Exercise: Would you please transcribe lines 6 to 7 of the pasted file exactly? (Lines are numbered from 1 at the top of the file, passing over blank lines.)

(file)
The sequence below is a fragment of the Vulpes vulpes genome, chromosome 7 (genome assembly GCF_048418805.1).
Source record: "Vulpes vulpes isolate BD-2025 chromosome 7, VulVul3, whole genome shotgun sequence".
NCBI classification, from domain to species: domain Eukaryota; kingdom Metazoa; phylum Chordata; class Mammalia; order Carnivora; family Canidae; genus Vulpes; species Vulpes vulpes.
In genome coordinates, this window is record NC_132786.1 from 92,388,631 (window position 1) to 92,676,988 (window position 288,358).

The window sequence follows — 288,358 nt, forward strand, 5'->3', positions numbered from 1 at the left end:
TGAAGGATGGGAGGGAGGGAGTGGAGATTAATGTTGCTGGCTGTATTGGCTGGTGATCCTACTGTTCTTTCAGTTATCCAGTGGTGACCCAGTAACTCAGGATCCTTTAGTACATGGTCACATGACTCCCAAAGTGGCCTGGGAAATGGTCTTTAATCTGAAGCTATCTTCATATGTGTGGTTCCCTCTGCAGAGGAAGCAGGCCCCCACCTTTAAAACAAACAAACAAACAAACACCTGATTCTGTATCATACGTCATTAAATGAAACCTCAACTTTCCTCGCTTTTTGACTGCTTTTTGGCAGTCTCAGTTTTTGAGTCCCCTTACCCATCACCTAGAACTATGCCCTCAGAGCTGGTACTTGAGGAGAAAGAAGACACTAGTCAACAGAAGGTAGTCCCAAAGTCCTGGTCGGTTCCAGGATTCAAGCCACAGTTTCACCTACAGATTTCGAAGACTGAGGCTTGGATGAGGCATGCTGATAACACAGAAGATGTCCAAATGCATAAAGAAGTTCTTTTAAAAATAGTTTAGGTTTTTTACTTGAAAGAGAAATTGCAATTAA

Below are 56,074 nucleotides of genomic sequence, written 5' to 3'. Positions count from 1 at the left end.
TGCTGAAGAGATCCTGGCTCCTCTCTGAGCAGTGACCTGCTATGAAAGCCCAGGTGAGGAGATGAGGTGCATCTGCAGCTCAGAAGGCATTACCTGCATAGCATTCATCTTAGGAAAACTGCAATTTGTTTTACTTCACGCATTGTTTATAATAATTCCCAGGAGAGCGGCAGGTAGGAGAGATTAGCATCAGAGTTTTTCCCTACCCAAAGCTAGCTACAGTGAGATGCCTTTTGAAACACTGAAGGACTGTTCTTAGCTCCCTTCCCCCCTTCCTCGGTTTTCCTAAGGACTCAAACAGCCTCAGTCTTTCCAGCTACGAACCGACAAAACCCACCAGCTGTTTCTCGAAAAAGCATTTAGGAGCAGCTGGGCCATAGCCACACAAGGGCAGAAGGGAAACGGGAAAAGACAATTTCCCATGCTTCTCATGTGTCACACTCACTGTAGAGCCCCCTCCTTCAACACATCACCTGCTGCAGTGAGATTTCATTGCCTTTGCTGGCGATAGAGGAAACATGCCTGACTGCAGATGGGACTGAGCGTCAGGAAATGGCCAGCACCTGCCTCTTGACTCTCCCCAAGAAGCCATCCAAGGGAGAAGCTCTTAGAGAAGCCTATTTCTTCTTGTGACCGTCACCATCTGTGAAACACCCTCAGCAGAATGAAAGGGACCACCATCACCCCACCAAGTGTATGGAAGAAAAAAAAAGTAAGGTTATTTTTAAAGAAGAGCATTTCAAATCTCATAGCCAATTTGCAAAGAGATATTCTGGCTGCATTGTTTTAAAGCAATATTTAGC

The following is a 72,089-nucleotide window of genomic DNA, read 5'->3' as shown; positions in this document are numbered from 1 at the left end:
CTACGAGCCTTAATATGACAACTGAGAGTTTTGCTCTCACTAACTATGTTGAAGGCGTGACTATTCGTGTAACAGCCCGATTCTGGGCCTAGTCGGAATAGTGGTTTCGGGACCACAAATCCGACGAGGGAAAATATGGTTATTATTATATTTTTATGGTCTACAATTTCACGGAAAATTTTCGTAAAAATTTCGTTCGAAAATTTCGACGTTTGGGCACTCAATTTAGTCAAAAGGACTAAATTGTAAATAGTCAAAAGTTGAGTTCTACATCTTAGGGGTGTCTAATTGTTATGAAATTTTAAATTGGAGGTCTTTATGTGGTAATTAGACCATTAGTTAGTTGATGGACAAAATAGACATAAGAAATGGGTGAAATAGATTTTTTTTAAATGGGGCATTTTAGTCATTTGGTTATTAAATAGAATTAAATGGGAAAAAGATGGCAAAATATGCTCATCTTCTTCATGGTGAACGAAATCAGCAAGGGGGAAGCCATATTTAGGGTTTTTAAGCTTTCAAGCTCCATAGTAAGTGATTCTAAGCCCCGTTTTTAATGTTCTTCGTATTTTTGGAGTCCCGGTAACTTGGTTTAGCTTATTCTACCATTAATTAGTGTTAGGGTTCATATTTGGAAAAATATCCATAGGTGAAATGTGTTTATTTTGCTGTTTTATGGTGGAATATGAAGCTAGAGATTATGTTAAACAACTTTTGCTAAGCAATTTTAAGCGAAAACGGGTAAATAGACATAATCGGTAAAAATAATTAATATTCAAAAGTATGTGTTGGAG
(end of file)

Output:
TGAAGGATGGGAGGGAGGGAGTGGAGATTAATGTTGCTGGCTGTATTGGCTGGTGATCCTACTGTTCTTTCAGTTATCCAGTGGTGACCCAGTAACTCAGGATCCTTTAGTACATGGTCACATGACTCCCAAAGTGGCCTGGGAAATGGTCTTTAATCTGAAGCTATCTTCATATGTGTGGTTCCCTCTGCAGAGGAAGCAGGCCCCCACCTTTAAAACAAACAAACAAACAAACACCTGATTCTGTATCATACGTCATTAAATGAAACCTCAACTTTCCTCGCTTTTTGACTGCTTTTTGGCAGTCTCAGTTTTTGAGTCCCCTTACCCATCACCTAGAACTATGCCCTCAGAGCTGGTACTTGAGGAGAAAGAAGACACTAGTCAACAGAAGGTAGTCCCAAAGTCCTGGTCGGTTCCAGGATTCAAGCCACAGTTTCACCTACAGATTTCGAAGACTGAGGCTTGGATGAGGCATGCTGATAACACAGAAGATGTCCAAATGCATAAAGAAGTTCTTTTAAAAATAGTTTAGGTTTTTTACTTGAAAGAGAAATTGCAATTAA

Below are 56,074 nucleotides of genomic sequence, written 5' to 3'. Positions count from 1 at the left end.